Base64 Encoding is a MIME content encoding scheme. Its mechanics are described in Wikipedia.
Basically, every 3 bytes (octets) becomes four Base64 Characters. Those 64 Characters are: ALL THE UPPERCASE LETTERS, all the lowercase letters, 0 through 9, + and /. Occasionally, Base64 strings end in one or two = signs. This makes Base64 pretty easy to spot if you're looking for it.
Base64 is very useful, and it has a few cousins (such as uuencoding). Command-line tools for encoding and decoding Base64 exist for almost every platform. Try installing the package named "base64" (OSX: from Darwinports, Linux: apt-get or yum, BSD: pkg_add or use the ports tree) if you don't have it installed already. Also, the leetkey plugin I discussed in the FireFox plugins article can encode and decode Base64 on the fly!
Base64 was originally meant to help transfer binary data across platforms (such as between mail servers on different architectures) without any corruption or data loss. Different platforms handle line-breaks and character encoding differently, but the subset of characters listed above remains consistently the same on all major operating systems.
Since us mortals are generally bad at binary math and array indices, Base64 also gets used to obfuscate things like passwords. Okay, the fact that the algorithm is well known also has a little to do with it. This has been done for a very long time. I first started tinkering with Base64 way back in the day when I was trying to figure out how to "decrypt" passwords that I was seeing with rudimentary network sniffers. Here, you can see HTTP Basic Auth at work. This was a capture from WireShark (click to enlarge)
The Base64 string is "dGVzdDp0ZXN0aW5nMTIz" - Decoding it:
echo -n "dGVzdDp0ZXN0aW5nMTIz" | base64 -dI used echo -n because it supresses the newline character. Since Base64 encodes everything, it will even catch the newline. This isn't as important during decoding as it is encoding. The -d flag on Base64 simply tells it to decode. Encoding is base64's default mode of operation. As you can see, the Base64 string decodes to a username and password separated by a colon. We don't actually have to go through this hassle, though, because Wireshark will decode it right there for you. I simply suppressed that line in the screenshot above.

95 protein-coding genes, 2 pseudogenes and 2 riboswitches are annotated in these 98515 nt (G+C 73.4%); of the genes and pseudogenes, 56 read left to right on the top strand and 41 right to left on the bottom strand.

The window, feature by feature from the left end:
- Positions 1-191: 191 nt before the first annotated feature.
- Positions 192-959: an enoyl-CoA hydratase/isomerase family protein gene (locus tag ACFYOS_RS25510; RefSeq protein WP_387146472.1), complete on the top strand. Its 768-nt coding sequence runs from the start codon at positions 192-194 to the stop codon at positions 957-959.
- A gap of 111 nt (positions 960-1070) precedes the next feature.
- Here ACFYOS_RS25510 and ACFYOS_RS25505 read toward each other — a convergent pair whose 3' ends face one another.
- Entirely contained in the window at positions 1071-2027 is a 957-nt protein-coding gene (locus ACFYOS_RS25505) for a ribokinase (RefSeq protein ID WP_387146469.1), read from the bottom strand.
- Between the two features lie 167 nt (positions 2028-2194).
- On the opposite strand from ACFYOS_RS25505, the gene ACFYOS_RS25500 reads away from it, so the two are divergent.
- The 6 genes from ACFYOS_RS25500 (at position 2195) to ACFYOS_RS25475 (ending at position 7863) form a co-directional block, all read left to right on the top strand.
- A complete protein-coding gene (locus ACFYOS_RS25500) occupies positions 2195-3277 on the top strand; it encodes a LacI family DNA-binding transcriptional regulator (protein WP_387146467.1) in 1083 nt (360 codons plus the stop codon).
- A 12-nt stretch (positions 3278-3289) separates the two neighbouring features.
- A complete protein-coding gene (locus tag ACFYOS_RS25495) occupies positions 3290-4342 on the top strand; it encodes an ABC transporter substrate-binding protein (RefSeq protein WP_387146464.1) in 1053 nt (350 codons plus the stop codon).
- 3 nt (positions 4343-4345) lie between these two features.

By the way, even SSL/TLS connections pass HTTP Basic Auth this way, but most SSL sites (and other sites in general) are using vanilla form posts. In reality, this kind of obfuscation is tantamount to plaintext.
Let's look at another ridiculous use of Base64... the ncftp bookmarks file
-bash-3.2$ cat .ncftp/bookmarksWhat's that I see? No, That's not my real password anywhere. Although the base64 version wouldn't make a horrible password in its own right. For what it's worth, at least the permissions on that bookmark file are decent, and ncftp doesn't store the password by default unless you tell it to do so.
NcFTP bookmark-file version: 8
Number of bookmarks: ??
I suppose it doesn't hurt that Base64 is used like this, but it really amounts to security through
ignorance obscurity. It shouldn't be relied upon as the only method of protecting sensitive data.
One great example of something using Base64 practically is GnuPG, when you use ASCII-armoring for things like sharing your public key or for the output file. GnuPG data is binary, but ASCII-Armoring provides the binary data in Base64 (with a checksum at the end as part of an implementation called Radix-64). This is the kind of situation where Base64 truly shines! The resulting output of GnuPG is a block of encoded data like this (which is my public key, feel free to use it to contact me):
-----BEGIN PGP PUBLIC KEY BLOCK-----
Version: GnuPG v1.4.8 (OpenBSD)
-----END PGP PUBLIC KEY BLOCK-----